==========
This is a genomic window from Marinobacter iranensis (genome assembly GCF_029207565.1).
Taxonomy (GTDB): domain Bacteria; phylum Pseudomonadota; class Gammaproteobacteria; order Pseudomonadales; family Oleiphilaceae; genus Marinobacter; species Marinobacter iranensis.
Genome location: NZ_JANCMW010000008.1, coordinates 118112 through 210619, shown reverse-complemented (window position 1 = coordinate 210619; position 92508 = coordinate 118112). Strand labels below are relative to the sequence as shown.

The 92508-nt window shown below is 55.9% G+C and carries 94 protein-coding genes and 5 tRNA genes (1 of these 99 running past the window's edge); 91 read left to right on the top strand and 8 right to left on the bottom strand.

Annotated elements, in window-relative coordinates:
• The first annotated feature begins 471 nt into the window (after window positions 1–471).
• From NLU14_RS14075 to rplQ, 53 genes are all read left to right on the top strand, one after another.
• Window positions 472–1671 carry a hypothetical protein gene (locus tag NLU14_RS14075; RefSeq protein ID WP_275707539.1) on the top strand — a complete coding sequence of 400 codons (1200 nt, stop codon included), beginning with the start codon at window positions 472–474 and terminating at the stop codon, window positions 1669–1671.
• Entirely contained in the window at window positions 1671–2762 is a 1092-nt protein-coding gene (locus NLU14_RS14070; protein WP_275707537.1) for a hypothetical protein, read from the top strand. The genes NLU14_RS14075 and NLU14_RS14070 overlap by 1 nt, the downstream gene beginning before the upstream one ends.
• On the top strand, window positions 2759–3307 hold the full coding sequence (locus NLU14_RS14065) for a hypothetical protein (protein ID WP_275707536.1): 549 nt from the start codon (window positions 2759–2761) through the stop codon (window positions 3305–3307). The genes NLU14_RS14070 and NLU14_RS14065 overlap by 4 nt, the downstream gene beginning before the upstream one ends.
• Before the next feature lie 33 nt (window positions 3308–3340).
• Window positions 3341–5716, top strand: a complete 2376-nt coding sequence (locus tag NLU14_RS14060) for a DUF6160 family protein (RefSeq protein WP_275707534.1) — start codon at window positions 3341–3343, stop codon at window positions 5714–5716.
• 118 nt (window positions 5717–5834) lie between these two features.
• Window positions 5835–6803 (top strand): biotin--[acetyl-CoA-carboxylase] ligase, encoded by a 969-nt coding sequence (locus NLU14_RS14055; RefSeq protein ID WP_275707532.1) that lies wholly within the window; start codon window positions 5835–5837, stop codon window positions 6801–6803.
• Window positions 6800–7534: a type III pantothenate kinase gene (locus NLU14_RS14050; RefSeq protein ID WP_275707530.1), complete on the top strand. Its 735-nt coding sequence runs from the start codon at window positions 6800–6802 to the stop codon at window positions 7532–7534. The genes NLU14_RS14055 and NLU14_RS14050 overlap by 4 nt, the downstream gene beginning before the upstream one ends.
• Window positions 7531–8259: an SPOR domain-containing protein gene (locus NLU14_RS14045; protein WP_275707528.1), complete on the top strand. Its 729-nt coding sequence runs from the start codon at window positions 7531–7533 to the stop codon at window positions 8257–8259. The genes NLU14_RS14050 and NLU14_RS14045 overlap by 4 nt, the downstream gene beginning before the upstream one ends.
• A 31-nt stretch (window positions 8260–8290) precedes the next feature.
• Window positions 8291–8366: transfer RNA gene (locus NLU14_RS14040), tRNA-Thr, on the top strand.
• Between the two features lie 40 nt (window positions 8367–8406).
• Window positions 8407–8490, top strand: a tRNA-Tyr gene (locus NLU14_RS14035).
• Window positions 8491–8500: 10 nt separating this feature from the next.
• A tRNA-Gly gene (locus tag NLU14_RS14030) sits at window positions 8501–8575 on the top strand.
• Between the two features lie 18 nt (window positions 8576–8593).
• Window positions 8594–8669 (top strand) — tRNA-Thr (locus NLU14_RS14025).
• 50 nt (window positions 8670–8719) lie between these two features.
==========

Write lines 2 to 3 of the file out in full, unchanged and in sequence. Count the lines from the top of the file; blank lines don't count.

Taxonomy (GTDB): domain Bacteria; phylum Pseudomonadota; class Gammaproteobacteria; order Pseudomonadales; family Oleiphilaceae; genus Marinobacter; species Marinobacter iranensis.
Genome location: NZ_JANCMW010000008.1, coordinates 118112 through 210619, shown reverse-complemented (window position 1 = coordinate 210619; position 92508 = coordinate 118112). Strand labels below are relative to the sequence as shown.